Friday, October 7, 2011

October 6-7: Qualifying for Transplant

Whew, what a day!

Today I had a chest x-ray, a bone density scan, an EKG, and echocardiogram, and a bone marrow biopsy. Each one had an associated waiting period and travel through a very large hospital.

Pulmonary (lung) function test
Oh, and I found out I may have prostate cancer.

What's funny is that if I had been told that my PSA (Prostate-Specific Antigen) had jumped from 4.0 to 13.3 a few months ago, I would have panicked ... at least a little. Today I thought, "Oh, really?" Prostate cancer is hardly something to worry about today.

It does seem like cancer comes in twos in our house.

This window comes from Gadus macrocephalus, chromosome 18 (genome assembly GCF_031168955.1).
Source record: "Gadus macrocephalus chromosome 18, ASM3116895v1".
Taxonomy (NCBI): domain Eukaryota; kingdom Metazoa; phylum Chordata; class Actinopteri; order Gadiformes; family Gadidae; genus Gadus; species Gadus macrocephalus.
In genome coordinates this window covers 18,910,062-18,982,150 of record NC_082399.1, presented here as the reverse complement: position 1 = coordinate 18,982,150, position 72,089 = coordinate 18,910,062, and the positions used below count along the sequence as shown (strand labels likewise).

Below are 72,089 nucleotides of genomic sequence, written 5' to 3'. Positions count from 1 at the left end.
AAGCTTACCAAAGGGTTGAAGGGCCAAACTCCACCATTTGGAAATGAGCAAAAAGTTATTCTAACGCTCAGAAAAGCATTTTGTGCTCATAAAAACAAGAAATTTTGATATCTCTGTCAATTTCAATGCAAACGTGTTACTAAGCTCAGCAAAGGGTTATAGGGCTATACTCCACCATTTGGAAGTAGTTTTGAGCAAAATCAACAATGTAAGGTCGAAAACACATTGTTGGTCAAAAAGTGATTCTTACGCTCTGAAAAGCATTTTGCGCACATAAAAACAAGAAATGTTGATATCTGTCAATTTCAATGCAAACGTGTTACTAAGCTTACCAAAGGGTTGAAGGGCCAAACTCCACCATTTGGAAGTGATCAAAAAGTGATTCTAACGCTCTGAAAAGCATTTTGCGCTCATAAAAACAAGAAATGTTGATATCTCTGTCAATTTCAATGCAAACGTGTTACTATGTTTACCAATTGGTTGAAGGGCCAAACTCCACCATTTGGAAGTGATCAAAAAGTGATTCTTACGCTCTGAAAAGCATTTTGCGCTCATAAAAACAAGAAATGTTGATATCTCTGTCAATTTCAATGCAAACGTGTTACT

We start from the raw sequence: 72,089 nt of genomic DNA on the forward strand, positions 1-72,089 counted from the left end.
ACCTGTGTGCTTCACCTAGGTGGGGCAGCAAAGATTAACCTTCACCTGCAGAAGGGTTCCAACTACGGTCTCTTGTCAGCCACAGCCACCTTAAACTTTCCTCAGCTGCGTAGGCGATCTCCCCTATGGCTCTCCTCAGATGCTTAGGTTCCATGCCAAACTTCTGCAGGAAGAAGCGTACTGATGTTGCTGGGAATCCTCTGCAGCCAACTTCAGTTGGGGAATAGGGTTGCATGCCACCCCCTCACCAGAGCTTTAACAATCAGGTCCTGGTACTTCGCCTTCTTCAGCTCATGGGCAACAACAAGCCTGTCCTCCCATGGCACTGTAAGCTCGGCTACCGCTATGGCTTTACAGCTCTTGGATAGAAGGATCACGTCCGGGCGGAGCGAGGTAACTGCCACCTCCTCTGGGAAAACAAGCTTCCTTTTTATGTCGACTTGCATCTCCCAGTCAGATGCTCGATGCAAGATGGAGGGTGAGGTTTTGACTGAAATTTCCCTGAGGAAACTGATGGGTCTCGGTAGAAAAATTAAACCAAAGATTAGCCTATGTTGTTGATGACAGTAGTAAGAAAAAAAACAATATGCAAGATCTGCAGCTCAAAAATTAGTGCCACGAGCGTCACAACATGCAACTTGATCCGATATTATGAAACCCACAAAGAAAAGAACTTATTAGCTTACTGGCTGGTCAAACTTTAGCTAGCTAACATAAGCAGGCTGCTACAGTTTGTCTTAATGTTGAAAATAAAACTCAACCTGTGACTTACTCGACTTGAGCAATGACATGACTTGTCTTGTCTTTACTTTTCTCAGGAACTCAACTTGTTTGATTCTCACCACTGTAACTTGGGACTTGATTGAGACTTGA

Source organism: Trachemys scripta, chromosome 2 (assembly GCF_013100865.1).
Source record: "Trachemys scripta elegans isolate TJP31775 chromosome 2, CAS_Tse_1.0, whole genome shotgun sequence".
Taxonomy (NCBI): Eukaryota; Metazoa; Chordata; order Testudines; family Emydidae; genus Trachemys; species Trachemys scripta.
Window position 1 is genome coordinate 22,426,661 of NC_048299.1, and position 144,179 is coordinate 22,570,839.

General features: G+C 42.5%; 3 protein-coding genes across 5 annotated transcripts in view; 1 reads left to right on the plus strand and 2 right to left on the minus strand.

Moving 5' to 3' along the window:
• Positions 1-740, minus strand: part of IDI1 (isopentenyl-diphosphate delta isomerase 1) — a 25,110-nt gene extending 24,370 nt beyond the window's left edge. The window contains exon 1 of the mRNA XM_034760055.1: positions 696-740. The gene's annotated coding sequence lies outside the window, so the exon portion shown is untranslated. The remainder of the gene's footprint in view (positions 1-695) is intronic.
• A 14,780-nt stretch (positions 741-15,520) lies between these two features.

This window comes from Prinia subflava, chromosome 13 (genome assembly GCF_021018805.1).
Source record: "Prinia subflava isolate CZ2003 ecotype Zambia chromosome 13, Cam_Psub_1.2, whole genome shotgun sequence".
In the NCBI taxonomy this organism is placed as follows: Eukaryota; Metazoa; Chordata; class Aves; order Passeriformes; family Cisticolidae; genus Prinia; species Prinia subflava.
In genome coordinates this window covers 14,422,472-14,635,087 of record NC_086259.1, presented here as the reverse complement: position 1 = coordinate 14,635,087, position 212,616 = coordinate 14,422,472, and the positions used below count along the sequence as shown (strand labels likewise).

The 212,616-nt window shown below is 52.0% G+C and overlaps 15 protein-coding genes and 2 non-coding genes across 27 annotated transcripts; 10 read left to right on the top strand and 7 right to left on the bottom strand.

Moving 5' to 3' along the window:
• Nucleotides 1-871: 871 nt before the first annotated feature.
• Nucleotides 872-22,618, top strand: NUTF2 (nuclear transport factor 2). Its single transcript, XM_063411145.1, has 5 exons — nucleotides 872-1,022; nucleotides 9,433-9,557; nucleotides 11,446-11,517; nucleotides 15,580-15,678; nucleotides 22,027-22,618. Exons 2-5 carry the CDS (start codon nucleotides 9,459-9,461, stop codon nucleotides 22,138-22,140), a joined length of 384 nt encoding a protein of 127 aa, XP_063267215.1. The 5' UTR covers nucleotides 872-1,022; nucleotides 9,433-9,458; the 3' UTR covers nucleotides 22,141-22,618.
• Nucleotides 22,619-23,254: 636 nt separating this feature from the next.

As many of you know, I am part of a Christian community. I live in a very large double-wide mobile home with another family. We have an outbuilding in which a single mother and her daughter stay as well. In fact, my wife and I moved our bedroom to my parents' RV a few weeks before my leukemia diagnosis. (Since a couple weeks after the diagnosis, we've been living in Nashville.)

That single mom, Jenn, was diagnosed with melanoma (a malignant skin cancer) in March. They removed the melanoma and a couple lymph glands, but in May some mild seizures (only tremors at that point) led to a diagnosis of brain cancer (an astrocytoma). The doctors said the two cancers were unrelated.